It was quickly evident that Republican Senators Amy Sinclair and Jason Schultz wanted the public hearing on defunding Planned Parenthood short and sweet. Although it was one of the few points in the legislative process where public comments could be taken on the issue, Sinclair limited the the public portion to under 25 minutes. The whole hearing wrapped up in less than a half hour with Sinclair and Shultz indicating their support for Senate File 2.
Although around 500 Planned Parenthood supporters packed the hearing room and the hallway outside, Sinclair rotated through an equal amount of public speakers both supporting and opposing the bill. Sinclair chided a handful of people who lightly applauded after an opposition speaker’s presentation and threatened to have them removed from the room.
“Iowans will undoubtedly start to see teen pregnancy rates rise,” cautioned Suzana de Baca, president of Planned Parenthood of the Heartland. “Without a trusted provider they can rely on for care, they’ll face the dilemma of trying to find birth control. They will be afraid to go to clinics that they fear will share information with their parents.”
De Baca presented the senators with a stack of petitions from their supporters, reminding the room that a nearly 3/4 majority of Iowans support public funding for Planned Parenthood family planning services. She pointed to other health crisis that broke out in American cities when they shut down or defunded the local Planned parenthood clinic.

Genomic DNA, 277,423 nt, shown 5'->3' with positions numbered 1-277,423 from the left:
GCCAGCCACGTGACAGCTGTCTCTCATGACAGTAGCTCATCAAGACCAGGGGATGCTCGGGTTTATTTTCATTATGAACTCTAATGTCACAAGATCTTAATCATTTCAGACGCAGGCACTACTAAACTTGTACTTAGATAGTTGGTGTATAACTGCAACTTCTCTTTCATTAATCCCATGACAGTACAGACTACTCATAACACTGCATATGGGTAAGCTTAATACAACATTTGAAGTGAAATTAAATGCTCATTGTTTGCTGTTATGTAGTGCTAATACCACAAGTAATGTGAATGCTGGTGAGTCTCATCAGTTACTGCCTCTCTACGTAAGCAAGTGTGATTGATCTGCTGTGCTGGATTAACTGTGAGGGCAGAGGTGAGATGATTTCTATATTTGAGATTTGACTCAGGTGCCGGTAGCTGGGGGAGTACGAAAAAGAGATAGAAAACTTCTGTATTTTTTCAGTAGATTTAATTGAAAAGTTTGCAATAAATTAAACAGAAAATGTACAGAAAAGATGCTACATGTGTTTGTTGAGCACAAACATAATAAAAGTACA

“We are watching what you will do as leaders of the state,” de Baca warned. “We will continue to remind Iowans that you will now own the decision that led to higher teen pregnancy rates, STI rates and even an increase in pregnancy-related deaths. You are choosing to hang your hat on defunding Planned Parenthood even though your constituents have made their voices clear that this is not what they want you to focus on … We will not back down from this fight.”
The Iowa Right to Life organization spoke in favor of Senate File 2, suggesting it would provide women with more choices for health services. Another supportive speaker said she didn’t want to see taxpayer money go toward abortions. Senator Janet Petersen, the sole Democrat on the three-person subcommittee, quickly cut her off.
“Once again, let’s keep with the facts here,” Peteresen interjected. “The family planning network funds family planning services.”
Other opponents of the legislation pointed out that Planned Parenthood and other clinics excelled at providing longterm birth control, which has helped drive down Iowa’s unplanned pregnancy rates.
When Sinclair declared the meeting over, Petersen unsuccessfully attempted to extend the hearing for more public comments and questions.
“So you don’t want to tell the people in the room that the University of Iowa Hospital and clinics and Unity Point patients will no longer have access to those providers?” Petersen protested.
“I am recommending the bill for passage, we will be moving it forward,” Sinclair replied, and ended the meeting.
Petersen kept the room open for an hour afterward so other attendees could sit at the table and make their comments. Democratic senators and representatives remained to listen to them.
by Pat Rynard